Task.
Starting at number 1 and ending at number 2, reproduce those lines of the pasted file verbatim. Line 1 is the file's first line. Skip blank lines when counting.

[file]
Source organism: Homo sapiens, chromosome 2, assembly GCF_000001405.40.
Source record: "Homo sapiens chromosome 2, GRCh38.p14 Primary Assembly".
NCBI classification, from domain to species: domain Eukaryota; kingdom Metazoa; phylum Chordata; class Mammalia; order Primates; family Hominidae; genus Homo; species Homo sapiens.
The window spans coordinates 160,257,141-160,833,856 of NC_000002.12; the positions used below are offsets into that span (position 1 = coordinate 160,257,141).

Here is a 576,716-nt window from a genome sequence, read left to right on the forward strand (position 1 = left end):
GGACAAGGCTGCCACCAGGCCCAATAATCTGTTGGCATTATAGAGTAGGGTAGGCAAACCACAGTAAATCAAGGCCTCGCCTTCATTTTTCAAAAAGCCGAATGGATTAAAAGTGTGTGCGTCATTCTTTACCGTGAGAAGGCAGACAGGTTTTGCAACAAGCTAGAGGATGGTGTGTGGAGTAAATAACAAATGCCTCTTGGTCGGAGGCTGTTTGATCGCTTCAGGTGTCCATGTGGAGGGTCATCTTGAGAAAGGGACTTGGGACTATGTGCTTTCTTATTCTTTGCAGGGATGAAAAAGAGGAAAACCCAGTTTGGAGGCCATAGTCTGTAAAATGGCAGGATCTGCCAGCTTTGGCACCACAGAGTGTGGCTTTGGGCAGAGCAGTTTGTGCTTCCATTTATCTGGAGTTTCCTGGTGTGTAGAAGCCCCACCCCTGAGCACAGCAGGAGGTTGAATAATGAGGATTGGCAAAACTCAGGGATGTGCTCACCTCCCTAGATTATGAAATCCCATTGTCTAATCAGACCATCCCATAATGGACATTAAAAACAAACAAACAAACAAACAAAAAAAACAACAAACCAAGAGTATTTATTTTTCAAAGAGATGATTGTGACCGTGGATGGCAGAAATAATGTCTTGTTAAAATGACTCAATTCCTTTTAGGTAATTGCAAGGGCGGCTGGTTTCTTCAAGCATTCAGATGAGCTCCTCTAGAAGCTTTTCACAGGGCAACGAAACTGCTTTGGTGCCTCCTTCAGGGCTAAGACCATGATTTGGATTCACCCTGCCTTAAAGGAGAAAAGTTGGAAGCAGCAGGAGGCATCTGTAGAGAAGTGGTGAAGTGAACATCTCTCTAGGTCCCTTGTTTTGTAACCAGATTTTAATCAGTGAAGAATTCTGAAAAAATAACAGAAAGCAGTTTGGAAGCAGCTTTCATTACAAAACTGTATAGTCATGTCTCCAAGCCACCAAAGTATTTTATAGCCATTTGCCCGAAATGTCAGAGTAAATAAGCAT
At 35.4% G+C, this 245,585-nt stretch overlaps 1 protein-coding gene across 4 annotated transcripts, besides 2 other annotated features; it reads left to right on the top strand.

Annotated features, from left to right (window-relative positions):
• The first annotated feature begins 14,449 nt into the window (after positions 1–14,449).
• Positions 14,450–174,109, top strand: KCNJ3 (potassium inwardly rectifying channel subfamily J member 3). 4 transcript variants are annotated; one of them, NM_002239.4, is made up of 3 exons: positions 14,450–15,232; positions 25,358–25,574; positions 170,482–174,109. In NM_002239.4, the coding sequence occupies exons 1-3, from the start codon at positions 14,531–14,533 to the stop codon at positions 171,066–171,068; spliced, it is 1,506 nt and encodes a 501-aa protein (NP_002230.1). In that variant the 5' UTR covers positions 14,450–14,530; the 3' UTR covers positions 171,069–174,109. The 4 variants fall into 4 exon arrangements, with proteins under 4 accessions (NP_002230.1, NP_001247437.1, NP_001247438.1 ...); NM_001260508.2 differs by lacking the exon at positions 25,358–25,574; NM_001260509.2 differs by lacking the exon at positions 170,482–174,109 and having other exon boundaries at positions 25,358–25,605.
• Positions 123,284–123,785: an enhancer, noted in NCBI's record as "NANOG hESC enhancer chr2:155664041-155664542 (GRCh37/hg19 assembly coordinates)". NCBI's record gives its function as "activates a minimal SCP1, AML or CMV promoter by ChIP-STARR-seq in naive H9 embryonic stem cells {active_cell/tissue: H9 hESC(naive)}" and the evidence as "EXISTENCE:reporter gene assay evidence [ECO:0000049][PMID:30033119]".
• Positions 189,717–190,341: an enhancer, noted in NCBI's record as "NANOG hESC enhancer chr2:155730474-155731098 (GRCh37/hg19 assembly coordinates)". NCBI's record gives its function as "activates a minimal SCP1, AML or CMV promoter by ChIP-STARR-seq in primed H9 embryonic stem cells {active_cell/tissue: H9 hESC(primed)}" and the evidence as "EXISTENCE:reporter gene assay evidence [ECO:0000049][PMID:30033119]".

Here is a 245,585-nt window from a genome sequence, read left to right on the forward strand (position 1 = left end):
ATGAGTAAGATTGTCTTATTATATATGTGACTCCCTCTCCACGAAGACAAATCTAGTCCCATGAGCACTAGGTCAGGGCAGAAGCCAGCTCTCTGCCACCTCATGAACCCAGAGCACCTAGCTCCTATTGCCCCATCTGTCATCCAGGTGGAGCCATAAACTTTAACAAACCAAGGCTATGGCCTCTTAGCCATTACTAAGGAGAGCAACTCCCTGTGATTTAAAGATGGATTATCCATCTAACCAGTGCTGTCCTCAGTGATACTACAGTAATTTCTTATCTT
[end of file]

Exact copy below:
Source organism: Homo sapiens, chromosome 2, assembly GCF_000001405.40.
Source record: "Homo sapiens chromosome 2, GRCh38.p14 Primary Assembly".